• Wine bar U sudu - webpage and map - Vodičkova 10, between Václavské náměstí and Karlovo náměstí, a famous wine bar (used to be one of our favorite late night places, got a bit pricier since). Large underground cellars with amazing vaults, go downstairs and have some cask wine or beer.

What to taste

A Czech lunch typically consists of a soup and a main course. We are not much of an appetizer or salad nation but you can sometimes get for instance small portions of charcuterie to start with (I would go with a soup as the appetizer).

What goes well with beer

This is important. When you go to a pub like U Pivrnce and you want to have a beer or two (or more), it's always good to eat something small (and Czechs do that abundantly). These typically include cold-served meats and pickled stuff. Notice that these things are typically pickled, so they go very well with beer but not as an appetizer before a main course.

  • Tlačenka - traditional head cheese made of pork meat and other parts, served with vinegar, onions and bread
  • Utopenec - pickled bratwurst, marinated with bayleaf, chillies, black pepper and onions, served with bread
  • Nakládaný hermelín - pickled brie served with bread
  • Olomoucké syrečky - ripened cheese from the Moravia region, very smelly, for real connoisseurs


  • Zelňačka - sauerkraut soup, often with sausage
  • Bramboračka - potato soup with mushrooms, spiced with marjoran and garlic
  • Polévka s játrovými knedlíčky - soup with liver dumplings
  • Dršťková - tripe soup (tripe is arguably an acquired taste)

Main courses

  • Knedlo, vepřo, zelo - roast pork with (potato or bread) dumplings and sauerkrat - it doesn't get more traditional than that. The name is an abbreviation that means 'dumplings, pork, kraut'.
  • Svíčková (svíčková na smetaně) - marinated beef sirloin with a typical creamy sauce and bread dumplings. Although 'svíčková' literally means sirloin, it is typically made from cheaper beef, cooked until soft.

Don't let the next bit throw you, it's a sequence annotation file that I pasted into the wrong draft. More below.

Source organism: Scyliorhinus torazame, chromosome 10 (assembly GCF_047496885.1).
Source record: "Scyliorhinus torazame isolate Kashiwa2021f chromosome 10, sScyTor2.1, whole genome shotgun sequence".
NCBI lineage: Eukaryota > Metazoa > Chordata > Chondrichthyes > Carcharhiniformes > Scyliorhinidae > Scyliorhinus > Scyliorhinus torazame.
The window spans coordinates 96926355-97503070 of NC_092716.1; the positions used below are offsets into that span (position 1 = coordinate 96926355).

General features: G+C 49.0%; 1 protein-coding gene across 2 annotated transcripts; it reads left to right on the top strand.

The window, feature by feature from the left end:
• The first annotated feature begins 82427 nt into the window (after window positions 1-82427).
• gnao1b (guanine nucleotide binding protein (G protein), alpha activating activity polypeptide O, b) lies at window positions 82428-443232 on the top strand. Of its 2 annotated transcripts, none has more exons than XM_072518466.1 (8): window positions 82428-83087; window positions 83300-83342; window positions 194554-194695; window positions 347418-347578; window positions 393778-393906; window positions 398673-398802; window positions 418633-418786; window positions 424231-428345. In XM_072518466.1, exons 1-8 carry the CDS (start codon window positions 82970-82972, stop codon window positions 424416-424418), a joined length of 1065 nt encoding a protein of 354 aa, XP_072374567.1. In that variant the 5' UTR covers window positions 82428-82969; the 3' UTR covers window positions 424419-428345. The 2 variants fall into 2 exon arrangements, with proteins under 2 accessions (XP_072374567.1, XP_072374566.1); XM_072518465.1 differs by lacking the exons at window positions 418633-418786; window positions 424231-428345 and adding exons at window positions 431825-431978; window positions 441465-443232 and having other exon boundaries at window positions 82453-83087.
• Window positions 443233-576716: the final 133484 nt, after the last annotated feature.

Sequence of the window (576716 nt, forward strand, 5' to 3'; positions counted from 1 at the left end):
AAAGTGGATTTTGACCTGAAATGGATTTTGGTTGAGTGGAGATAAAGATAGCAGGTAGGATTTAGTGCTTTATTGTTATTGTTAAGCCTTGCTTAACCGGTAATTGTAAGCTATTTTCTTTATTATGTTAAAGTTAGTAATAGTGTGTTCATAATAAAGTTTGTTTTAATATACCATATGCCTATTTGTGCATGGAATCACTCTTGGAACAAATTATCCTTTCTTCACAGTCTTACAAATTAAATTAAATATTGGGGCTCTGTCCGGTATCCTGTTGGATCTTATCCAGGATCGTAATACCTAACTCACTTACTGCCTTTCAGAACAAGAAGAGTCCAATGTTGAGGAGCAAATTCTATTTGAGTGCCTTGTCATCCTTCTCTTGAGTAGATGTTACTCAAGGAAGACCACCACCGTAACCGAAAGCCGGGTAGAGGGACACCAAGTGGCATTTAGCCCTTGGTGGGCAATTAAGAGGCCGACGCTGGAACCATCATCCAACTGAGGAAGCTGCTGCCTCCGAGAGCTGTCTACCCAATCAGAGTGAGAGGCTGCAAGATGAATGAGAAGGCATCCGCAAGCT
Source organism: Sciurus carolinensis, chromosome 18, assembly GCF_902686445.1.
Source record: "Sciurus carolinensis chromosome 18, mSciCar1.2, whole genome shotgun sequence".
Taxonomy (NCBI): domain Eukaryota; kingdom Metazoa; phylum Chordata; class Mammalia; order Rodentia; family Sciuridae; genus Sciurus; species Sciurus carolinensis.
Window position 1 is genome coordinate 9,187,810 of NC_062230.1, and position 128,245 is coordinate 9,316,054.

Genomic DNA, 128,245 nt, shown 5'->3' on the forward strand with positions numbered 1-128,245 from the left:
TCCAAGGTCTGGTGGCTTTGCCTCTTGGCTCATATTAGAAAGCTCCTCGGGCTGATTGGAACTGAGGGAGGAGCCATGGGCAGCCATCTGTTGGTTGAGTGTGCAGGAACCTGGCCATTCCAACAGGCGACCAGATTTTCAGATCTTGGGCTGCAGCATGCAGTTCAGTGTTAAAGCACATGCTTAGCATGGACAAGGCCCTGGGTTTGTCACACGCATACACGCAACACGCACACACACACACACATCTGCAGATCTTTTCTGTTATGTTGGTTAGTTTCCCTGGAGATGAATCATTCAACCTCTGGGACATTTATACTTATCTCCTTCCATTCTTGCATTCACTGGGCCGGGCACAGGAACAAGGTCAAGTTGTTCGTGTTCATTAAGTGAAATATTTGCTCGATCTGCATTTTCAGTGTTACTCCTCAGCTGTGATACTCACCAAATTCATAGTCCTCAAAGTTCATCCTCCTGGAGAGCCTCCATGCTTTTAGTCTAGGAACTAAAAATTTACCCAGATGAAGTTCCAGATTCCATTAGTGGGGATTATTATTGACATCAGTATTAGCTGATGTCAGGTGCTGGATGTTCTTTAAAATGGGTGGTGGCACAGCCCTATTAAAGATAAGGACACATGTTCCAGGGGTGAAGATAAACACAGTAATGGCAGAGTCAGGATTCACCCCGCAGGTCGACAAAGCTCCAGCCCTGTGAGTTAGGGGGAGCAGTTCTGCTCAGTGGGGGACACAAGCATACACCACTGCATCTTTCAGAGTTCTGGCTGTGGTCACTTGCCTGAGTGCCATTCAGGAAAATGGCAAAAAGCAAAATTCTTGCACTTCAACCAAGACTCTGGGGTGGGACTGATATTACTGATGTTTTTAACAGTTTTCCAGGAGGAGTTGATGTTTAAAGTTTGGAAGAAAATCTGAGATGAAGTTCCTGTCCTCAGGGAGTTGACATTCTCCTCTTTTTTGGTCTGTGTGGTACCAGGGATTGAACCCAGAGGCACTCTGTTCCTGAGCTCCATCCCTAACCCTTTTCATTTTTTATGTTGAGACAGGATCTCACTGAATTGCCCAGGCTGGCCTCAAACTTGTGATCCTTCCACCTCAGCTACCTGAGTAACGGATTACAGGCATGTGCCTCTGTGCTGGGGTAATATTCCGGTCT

• Duck or rabbit - both belong to traditional Czech cuisine and are available in many restaurants
  • Guláš (goulash) - a stew heavily spiced with paprika. It is more of a Hungarian dish but still very popular in the Czech Republic.
  • Halušky - the Slovak national dish. These are soft potato-doughh noodles, served with bryndza (traditional Slovak soft cheese) and bacon.
  • Fish - the traditional Czech fish is carp (most traditional Christmas Eve meal) but people sometimes don't like the taste. Trout is the other option.
  • Smažený sýr (or simply smažák) - fried cheese (either edam-type or hermelín (brie)). The most typical vegetarian dish, also served in a bun as fast-food.
  • Fruit dumplings - small cooked balls of dough filled with fruits, served with tvaroh (soft unaged cheese), melter butter and sugar.


  • Dumplings - the most traditional Czech side dish. They are cooked in loafs and served in slices. There are two basic types - potato dumpling made of potato dough, and bread dumplings with dough mixed with bread pieces (sometimes just flour).
  • Bramboráky - potato pancakes, spiced with marjoran and garlic. Can be eaten as a side, or purchased as snack, or filled with meat.


  • Beer - of course! Beer is often the cheapest beverage that you can get in restaurants, cheaper than sodas or even water (certainly per unit of volume). Czechs are very conservative with beer, so they essentially drink only lager (the word 'pilsner' comes from the name of the town Pilsen), sometimes dark-colored (černé pivo). Brands are numerous - Pilsner Urquell and Budvar (the truly original Budweiser, sold as Czechvar in the U.S.) are the internationally famous brands, others I like include Krušovice, Kozel, Klášter, Radegast, Ježek, Starobrno or Bernard. Many Czechs are almost militant drinkers of only particular brands of beer.
  • Becherovka - traditional Czech herb liquor, with bitter-sweet taste of anise, cinnamon and other herbs, smooth (nothing like the very bitter Jägermeister)
  • Slivovice (slivovitz) - plum brandy, often distilled at home. The commonly sold types have 40% alcohol content, the home-produced ones typically 50-60%. Many other types of fruit brandies are made at home as well.